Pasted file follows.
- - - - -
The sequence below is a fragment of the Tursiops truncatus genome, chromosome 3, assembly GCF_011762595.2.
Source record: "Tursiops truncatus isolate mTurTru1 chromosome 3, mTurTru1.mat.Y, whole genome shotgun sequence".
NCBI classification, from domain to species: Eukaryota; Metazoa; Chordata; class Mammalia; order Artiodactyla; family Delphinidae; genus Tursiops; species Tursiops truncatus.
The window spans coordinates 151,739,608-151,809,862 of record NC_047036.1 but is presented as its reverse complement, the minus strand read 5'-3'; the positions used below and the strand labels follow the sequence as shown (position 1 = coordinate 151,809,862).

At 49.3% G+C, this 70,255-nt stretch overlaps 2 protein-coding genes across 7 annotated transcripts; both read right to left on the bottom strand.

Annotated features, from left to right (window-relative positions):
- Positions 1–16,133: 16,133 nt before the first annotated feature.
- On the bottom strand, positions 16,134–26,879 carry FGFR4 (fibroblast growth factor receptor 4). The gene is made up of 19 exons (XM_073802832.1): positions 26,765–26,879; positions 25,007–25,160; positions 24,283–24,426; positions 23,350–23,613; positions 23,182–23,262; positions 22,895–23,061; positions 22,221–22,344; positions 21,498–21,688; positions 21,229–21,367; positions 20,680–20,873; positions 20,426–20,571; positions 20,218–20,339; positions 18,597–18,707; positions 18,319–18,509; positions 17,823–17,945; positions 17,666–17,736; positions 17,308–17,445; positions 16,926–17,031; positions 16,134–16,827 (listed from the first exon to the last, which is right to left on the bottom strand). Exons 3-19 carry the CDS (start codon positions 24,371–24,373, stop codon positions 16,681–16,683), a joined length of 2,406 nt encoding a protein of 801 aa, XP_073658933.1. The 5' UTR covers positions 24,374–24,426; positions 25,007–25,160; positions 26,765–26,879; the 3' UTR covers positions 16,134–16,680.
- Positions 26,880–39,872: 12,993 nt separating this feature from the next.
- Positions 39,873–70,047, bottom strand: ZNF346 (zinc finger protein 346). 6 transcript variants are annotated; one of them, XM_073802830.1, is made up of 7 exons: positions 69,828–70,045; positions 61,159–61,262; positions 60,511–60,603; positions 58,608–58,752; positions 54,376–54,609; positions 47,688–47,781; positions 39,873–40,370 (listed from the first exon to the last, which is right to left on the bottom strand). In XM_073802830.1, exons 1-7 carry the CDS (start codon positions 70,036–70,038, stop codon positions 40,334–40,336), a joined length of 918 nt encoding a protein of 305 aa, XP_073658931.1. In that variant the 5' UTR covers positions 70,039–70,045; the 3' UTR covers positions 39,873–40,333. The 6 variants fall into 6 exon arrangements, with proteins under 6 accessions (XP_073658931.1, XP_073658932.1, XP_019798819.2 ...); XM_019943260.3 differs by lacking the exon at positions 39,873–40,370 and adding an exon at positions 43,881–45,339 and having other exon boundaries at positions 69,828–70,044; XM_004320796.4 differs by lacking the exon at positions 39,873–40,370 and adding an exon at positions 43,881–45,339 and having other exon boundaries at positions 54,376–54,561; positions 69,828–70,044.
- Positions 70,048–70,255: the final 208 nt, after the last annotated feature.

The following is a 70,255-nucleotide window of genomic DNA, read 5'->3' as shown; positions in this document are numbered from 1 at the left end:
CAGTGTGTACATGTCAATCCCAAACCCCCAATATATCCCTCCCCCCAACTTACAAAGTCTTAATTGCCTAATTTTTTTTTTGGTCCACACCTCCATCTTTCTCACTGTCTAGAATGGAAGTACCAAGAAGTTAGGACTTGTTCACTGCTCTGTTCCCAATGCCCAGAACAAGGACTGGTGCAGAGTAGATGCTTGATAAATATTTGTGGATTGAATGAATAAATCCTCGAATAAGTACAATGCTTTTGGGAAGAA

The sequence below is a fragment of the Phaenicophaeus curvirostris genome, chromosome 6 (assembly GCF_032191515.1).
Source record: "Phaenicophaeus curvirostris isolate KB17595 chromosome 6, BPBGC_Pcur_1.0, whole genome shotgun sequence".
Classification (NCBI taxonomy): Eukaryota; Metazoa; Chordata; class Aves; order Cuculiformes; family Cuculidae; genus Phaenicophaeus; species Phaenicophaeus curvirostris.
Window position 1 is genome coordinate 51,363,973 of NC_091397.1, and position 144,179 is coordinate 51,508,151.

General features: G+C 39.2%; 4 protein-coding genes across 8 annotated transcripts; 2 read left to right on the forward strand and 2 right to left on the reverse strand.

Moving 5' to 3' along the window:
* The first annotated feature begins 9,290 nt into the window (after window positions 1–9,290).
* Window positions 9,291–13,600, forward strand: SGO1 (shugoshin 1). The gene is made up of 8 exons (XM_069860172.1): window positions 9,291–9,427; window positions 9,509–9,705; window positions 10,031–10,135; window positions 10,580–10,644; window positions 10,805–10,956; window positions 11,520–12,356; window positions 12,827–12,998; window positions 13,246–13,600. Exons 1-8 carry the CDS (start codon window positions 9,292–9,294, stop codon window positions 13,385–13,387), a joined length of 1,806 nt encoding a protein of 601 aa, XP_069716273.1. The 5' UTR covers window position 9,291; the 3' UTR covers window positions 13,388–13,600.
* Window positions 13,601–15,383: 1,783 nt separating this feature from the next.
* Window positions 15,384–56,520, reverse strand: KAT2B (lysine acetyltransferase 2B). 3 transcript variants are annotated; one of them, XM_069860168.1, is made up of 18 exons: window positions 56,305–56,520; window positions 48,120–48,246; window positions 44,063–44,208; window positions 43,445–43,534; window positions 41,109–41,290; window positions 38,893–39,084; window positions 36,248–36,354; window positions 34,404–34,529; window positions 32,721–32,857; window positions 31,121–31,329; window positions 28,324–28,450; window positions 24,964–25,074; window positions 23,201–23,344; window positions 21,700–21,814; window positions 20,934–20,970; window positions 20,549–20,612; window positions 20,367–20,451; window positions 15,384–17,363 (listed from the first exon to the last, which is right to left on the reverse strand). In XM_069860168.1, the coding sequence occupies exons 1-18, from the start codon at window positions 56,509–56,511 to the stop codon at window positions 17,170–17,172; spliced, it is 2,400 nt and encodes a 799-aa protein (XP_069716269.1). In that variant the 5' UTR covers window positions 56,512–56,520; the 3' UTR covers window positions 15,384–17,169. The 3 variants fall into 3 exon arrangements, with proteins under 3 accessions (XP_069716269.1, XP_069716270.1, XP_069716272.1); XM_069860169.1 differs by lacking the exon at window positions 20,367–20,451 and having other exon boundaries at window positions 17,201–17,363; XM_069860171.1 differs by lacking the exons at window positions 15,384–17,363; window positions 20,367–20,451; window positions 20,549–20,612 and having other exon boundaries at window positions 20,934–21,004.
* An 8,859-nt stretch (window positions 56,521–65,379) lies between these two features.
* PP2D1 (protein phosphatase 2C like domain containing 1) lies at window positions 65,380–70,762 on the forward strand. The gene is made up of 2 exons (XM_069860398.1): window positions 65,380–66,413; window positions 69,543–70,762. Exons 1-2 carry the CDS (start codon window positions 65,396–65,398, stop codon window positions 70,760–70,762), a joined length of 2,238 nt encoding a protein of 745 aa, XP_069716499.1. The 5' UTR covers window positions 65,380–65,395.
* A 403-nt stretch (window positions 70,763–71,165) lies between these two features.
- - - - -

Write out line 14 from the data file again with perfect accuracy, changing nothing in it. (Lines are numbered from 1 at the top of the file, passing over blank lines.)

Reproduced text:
The sequence below is a fragment of the Phaenicophaeus curvirostris genome, chromosome 6 (assembly GCF_032191515.1).